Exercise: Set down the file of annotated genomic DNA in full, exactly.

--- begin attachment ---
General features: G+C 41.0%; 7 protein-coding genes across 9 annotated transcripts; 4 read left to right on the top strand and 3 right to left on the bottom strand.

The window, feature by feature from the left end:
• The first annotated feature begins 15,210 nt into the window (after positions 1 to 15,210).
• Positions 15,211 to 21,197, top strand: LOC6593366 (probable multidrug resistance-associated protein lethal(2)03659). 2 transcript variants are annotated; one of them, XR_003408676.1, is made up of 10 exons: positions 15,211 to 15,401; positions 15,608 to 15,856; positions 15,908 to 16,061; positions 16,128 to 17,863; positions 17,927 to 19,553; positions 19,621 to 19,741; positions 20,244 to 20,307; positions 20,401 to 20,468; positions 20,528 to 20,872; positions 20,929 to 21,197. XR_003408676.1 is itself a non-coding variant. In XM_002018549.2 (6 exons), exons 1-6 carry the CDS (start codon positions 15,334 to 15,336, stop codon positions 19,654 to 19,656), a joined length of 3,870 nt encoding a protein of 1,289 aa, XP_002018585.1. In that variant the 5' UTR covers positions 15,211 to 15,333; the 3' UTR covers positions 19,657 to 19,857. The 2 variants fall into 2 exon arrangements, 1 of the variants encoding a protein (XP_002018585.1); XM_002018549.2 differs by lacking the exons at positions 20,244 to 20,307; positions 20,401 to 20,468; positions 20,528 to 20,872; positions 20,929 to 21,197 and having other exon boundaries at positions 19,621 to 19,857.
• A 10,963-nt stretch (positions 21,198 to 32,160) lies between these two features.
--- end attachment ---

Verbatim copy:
General features: G+C 41.0%; 7 protein-coding genes across 9 annotated transcripts; 4 read left to right on the top strand and 3 right to left on the bottom strand.

The window, feature by feature from the left end:
• The first annotated feature begins 15,210 nt into the window (after positions 1 to 15,210).
• Positions 15,211 to 21,197, top strand: LOC6593366 (probable multidrug resistance-associated protein lethal(2)03659). 2 transcript variants are annotated; one of them, XR_003408676.1, is made up of 10 exons: positions 15,211 to 15,401; positions 15,608 to 15,856; positions 15,908 to 16,061; positions 16,128 to 17,863; positions 17,927 to 19,553; positions 19,621 to 19,741; positions 20,244 to 20,307; positions 20,401 to 20,468; positions 20,528 to 20,872; positions 20,929 to 21,197. XR_003408676.1 is itself a non-coding variant. In XM_002018549.2 (6 exons), exons 1-6 carry the CDS (start codon positions 15,334 to 15,336, stop codon positions 19,654 to 19,656), a joined length of 3,870 nt encoding a protein of 1,289 aa, XP_002018585.1. In that variant the 5' UTR covers positions 15,211 to 15,333; the 3' UTR covers positions 19,657 to 19,857. The 2 variants fall into 2 exon arrangements, 1 of the variants encoding a protein (XP_002018585.1); XM_002018549.2 differs by lacking the exons at positions 20,244 to 20,307; positions 20,401 to 20,468; positions 20,528 to 20,872; positions 20,929 to 21,197 and having other exon boundaries at positions 19,621 to 19,857.
• A 10,963-nt stretch (positions 21,198 to 32,160) lies between these two features.